Column: Don’t deport me, a Michiganian
I just bought a five-bedroom split-level house in Holland with my husband. My part of West Michigan is the kind of area where a neighbor will just shovel your driveway while shoveling his own. These days, almost every house is decorated with Christmas lights. We feel so fortunate, and so much a part of this community.
Our neighbors would be shocked to learn that we stand to lose our jobs and our home, and we could even be deported. We have Deferred Action for Childhood Arrivals (DACA), which allows undocumented immigrants who came to the United States as children and meet certain conditions to get temporary permission to work and live in the U.S. We followed all the rules, and renewed our DACA twice.
But a few months ago, President Trump announced he is ending the DACA program. Now all our hopes rest on the Dream Act, a bill that would give people like us a path to citizenship. If the Dream Act isn’t passed, we will lose everything. Rep. Bill Huizenga and Rep. Fred Upton can make sure that doesn’t happen.
DACA made my life today possible. I was born in Monterrey, Mexico, in a bare cinderblock home, without heating or air conditioning, or much inside. My family arrived in West Michigan when I was 3, with only a bag of clothes.
Growing up, I didn’t have a clear idea that I was different from the other kids in school. But when I wanted to take driver’s ed while at West Ottawa High School, my parents said I couldn’t because I didn’t have a Social Security number — I was undocumented. I was devastated. My parents said my uncle had long ago applied to sponsor them and adjust their status, but due to a backlog, that application stalled for my entire childhood. I wondered if I would have to live my whole life in hiding.
Before DACA, routine activities felt shameful. I felt ashamed filling out any piece of paper asking my name, address and Social Security number. I’d put off going to the doctor, even when I was sick with a chronic health problem, to avoid that sense of shame. For major purchases, I had to ask a huge favor of a trusted friend or relative who would put it in their name.
I remember the day in June 2012 that DACA was created — I found out while in a classroom, and I tried to contain my tears of happiness. I was about to get married, and just starting to dream about the future — and here was finally a way to participate fully in this society.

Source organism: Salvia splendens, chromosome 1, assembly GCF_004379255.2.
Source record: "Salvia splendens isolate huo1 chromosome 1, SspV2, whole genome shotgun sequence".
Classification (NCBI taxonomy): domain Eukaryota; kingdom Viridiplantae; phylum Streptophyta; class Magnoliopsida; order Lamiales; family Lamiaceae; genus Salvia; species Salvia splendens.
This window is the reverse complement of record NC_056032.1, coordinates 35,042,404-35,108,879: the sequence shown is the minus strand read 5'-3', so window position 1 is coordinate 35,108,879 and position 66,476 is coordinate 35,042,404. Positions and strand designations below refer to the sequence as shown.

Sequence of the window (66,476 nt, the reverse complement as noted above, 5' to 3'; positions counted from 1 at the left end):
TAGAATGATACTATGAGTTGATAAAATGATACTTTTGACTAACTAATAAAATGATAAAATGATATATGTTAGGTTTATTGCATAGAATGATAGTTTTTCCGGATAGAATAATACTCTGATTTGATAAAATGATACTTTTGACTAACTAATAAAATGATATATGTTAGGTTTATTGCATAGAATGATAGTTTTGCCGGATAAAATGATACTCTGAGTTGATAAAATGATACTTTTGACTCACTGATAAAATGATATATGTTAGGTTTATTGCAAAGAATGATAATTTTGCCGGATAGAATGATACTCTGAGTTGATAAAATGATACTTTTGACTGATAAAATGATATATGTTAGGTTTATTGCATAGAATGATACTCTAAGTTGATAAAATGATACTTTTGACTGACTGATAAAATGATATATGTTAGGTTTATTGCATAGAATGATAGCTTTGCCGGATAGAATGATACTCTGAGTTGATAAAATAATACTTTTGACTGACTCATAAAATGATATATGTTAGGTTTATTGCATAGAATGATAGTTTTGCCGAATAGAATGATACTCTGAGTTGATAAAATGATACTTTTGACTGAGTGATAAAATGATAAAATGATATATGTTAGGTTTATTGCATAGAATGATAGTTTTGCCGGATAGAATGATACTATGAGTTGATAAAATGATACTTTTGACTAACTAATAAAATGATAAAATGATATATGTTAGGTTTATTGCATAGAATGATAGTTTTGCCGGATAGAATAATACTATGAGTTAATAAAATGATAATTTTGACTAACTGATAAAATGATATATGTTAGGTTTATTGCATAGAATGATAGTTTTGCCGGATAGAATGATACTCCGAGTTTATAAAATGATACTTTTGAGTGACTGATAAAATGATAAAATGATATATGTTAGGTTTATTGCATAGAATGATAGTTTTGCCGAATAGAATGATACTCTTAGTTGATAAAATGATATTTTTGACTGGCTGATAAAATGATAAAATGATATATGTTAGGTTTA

People I’d known all my life came out of the woodwork to help me apply. One friend who was a notary volunteered to fill out the paperwork. People at church offered their prayers and support. It was such a new thing to be public about my status. I felt embraced.
When my husband and I applied for DACA together a month before our wedding, our future looked different — we would have the stability to make a true commitment to each other, and be able to legally work, buy health insurance, and maybe someday finance a house — all of which we’ve done.
After I got DACA, I became more outspoken. Because of my status, it had been difficult for me to get scholarships and I never completed my college degree. So I got a job at a nonprofit organization where I worked on a program helping low-income families get scholarships for preschool. Recently I joined a committee for the Community Foundation of Holland to help select scholarships for high school and college-age students.
The West Coast Chamber of Commerce sponsored me in a leadership program, and I’ve been thinking a lot about how I’m going to use my talents to steward resources in our community. My dream is to someday establish a scholarship for young Latinas to attend college, even if life circumstances keep them from attending school on the standard timeline.
My DACA expires in 2019. I’m one of 6,400 in Michigan, and hundreds of thousands nationwide — a generation of immigrants that got a chance to contribute to this country and stands to lose everything.
Congress, please pass the Dream Act before the end of the year. You have the power to keep me here in Holland, contributing to this town. You have the power to protect the community we are all building together.
Vanessa Gutierrez has lived in Michigan for 24 years.